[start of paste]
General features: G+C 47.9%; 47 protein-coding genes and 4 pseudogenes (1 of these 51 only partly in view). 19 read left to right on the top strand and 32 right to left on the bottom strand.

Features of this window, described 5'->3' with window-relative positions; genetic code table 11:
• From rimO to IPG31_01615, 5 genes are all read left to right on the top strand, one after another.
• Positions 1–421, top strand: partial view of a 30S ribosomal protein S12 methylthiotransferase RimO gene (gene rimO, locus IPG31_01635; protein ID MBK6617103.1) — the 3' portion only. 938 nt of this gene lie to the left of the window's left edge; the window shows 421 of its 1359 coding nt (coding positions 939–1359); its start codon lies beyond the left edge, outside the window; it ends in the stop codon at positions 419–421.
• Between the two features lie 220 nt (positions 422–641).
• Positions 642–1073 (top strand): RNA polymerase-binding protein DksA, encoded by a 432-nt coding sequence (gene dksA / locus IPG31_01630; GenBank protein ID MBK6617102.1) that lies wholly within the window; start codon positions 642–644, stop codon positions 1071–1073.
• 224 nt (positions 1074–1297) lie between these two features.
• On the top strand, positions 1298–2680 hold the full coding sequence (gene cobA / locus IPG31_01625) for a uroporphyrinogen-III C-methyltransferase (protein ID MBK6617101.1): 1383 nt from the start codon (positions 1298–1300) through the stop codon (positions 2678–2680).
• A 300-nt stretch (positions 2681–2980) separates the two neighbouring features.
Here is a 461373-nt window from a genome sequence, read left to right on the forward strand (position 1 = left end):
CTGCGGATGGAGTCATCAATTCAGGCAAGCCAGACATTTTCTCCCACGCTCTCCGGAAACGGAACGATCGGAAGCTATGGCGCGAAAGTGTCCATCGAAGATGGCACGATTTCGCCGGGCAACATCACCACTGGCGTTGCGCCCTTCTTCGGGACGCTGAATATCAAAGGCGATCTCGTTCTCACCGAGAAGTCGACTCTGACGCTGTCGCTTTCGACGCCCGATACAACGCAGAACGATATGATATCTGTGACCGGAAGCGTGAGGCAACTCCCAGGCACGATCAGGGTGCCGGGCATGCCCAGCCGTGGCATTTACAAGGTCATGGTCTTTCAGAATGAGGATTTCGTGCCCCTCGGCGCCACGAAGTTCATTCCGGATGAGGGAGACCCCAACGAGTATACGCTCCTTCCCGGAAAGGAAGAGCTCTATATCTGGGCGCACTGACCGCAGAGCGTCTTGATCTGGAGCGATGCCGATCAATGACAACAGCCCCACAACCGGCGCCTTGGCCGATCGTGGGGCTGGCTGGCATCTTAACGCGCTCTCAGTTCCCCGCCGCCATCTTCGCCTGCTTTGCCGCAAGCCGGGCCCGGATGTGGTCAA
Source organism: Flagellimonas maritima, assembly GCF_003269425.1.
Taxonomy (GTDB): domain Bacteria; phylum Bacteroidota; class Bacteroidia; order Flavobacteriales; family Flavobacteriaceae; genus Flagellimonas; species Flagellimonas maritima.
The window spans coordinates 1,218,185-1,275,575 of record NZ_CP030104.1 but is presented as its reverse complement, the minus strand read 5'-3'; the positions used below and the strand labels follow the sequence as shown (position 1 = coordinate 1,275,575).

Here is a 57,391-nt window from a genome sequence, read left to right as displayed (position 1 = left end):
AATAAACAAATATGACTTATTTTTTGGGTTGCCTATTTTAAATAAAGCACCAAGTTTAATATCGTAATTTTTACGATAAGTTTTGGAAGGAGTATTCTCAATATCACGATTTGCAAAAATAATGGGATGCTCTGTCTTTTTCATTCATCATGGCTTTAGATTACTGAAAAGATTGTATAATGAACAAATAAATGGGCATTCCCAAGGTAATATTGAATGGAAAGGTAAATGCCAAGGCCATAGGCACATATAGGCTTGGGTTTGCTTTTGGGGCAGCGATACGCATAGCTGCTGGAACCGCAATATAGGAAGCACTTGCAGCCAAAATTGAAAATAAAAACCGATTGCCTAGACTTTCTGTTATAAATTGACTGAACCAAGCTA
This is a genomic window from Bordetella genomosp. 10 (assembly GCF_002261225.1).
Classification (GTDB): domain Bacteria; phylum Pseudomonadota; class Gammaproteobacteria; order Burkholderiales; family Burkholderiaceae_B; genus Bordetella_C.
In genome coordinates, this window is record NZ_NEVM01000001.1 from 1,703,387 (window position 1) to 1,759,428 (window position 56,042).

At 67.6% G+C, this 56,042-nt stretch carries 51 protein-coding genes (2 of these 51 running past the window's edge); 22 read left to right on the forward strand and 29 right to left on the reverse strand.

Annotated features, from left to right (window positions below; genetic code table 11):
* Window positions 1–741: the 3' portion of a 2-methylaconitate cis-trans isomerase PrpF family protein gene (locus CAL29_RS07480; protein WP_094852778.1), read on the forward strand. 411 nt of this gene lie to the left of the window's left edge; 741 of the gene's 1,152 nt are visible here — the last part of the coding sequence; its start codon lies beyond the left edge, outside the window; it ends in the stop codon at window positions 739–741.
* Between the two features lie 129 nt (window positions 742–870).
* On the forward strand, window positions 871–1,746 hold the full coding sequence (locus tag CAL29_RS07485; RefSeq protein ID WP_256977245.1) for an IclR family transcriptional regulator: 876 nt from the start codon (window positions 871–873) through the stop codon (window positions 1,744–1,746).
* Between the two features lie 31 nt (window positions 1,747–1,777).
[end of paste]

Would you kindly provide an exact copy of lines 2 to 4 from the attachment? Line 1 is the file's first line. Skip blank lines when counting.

Features of this window, described 5'->3' with window-relative positions; genetic code table 11:
• From rimO to IPG31_01615, 5 genes are all read left to right on the top strand, one after another.
• Positions 1–421, top strand: partial view of a 30S ribosomal protein S12 methylthiotransferase RimO gene (gene rimO, locus IPG31_01635; protein ID MBK6617103.1) — the 3' portion only. 938 nt of this gene lie to the left of the window's left edge; the window shows 421 of its 1359 coding nt (coding positions 939–1359); its start codon lies beyond the left edge, outside the window; it ends in the stop codon at positions 419–421.